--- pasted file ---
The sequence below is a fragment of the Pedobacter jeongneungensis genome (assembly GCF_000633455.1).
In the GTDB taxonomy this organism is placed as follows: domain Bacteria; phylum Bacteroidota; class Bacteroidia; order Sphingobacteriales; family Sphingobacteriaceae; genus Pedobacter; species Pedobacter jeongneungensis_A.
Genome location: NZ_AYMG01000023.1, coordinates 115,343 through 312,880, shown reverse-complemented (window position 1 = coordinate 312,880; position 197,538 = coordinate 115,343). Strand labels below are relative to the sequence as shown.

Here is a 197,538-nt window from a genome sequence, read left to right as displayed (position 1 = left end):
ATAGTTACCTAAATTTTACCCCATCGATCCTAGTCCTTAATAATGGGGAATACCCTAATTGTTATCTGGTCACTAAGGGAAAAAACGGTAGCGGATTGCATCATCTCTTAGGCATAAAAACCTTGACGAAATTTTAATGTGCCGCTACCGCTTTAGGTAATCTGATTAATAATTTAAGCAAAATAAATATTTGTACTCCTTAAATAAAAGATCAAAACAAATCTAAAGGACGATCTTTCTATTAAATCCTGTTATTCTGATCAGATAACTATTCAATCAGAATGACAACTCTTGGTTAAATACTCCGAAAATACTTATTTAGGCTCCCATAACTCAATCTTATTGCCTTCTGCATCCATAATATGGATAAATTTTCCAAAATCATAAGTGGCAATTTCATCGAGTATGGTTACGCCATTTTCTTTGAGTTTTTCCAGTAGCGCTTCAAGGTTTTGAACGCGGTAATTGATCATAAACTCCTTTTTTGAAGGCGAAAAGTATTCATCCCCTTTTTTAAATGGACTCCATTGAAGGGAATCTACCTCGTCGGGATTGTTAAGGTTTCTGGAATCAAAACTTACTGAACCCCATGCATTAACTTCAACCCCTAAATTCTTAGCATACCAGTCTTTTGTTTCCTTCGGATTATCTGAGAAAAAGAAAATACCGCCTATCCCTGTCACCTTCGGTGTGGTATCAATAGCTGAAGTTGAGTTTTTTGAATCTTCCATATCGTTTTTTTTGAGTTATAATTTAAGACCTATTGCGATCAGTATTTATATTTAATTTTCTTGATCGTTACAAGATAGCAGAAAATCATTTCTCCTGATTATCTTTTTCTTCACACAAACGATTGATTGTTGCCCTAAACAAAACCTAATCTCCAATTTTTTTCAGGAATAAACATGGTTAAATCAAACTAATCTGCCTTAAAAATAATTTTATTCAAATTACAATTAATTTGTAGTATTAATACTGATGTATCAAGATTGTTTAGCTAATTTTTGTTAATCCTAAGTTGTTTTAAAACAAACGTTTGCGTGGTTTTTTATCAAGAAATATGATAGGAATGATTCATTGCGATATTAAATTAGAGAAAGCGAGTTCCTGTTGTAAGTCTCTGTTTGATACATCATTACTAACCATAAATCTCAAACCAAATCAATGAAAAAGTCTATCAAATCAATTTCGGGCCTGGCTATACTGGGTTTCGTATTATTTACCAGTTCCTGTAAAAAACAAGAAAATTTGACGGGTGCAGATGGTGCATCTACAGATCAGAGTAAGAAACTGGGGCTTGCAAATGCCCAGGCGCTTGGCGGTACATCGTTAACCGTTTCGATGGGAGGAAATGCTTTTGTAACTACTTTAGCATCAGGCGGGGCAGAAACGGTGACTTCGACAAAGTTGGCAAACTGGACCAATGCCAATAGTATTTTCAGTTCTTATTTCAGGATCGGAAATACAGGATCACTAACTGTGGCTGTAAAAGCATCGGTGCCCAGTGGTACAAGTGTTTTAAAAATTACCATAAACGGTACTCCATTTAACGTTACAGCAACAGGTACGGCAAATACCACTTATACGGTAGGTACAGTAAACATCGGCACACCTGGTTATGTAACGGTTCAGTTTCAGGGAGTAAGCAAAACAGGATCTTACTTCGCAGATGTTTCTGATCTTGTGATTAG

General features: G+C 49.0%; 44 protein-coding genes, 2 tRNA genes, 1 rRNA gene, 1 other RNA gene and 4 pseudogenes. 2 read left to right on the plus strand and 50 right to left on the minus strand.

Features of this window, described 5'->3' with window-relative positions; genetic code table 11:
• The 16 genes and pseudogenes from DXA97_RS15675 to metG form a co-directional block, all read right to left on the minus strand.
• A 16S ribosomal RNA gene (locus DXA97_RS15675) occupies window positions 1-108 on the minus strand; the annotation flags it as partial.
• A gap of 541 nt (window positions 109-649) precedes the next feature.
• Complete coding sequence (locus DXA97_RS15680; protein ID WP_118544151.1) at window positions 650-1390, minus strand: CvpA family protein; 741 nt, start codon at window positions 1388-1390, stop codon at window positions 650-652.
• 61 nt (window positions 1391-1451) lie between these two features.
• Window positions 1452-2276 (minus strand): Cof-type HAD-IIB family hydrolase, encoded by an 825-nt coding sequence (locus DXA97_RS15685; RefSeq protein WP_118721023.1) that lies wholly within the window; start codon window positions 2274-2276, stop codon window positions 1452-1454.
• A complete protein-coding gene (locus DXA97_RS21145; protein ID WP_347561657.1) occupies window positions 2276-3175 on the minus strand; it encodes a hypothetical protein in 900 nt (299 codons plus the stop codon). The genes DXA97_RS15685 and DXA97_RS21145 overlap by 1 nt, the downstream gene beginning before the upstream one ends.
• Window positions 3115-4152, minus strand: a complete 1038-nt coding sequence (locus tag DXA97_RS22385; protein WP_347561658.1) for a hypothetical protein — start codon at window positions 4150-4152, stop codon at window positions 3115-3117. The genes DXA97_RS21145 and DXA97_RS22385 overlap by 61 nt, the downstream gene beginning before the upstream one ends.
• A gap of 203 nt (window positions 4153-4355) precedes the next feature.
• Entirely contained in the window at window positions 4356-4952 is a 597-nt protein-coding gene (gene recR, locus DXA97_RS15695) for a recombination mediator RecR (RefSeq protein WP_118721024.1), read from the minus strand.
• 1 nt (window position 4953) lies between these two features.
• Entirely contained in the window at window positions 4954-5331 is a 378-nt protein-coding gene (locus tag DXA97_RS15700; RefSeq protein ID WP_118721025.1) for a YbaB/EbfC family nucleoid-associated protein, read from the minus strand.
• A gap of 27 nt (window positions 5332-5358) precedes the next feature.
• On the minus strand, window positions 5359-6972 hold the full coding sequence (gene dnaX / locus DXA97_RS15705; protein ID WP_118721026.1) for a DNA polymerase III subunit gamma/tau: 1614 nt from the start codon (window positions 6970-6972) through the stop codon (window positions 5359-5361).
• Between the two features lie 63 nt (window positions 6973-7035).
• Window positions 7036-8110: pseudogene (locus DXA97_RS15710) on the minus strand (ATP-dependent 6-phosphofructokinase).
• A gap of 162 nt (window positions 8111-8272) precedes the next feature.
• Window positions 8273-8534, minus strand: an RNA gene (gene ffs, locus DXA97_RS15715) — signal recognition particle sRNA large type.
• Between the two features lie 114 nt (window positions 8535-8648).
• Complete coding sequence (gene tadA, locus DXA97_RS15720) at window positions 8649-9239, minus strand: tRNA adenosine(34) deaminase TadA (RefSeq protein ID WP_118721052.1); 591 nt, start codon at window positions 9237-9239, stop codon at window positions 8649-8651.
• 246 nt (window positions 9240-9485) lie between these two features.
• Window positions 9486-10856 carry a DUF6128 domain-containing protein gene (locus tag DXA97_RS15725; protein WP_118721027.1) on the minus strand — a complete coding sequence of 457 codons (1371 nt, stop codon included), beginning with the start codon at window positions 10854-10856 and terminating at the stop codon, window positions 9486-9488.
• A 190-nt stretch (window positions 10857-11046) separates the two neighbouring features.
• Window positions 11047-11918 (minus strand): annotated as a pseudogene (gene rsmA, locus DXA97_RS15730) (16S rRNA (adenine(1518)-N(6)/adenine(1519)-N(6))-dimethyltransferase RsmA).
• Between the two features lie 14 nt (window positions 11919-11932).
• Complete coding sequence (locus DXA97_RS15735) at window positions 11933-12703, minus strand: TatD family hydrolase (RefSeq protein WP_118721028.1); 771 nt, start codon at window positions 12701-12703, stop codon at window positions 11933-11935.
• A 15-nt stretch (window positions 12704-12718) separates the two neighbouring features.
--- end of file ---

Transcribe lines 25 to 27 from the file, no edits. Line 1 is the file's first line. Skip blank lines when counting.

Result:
• Window positions 8273-8534, minus strand: an RNA gene (gene ffs, locus DXA97_RS15715) — signal recognition particle sRNA large type.
• Between the two features lie 114 nt (window positions 8535-8648).
• Complete coding sequence (gene tadA, locus DXA97_RS15720) at window positions 8649-9239, minus strand: tRNA adenosine(34) deaminase TadA (RefSeq protein ID WP_118721052.1); 591 nt, start codon at window positions 9237-9239, stop codon at window positions 8649-8651.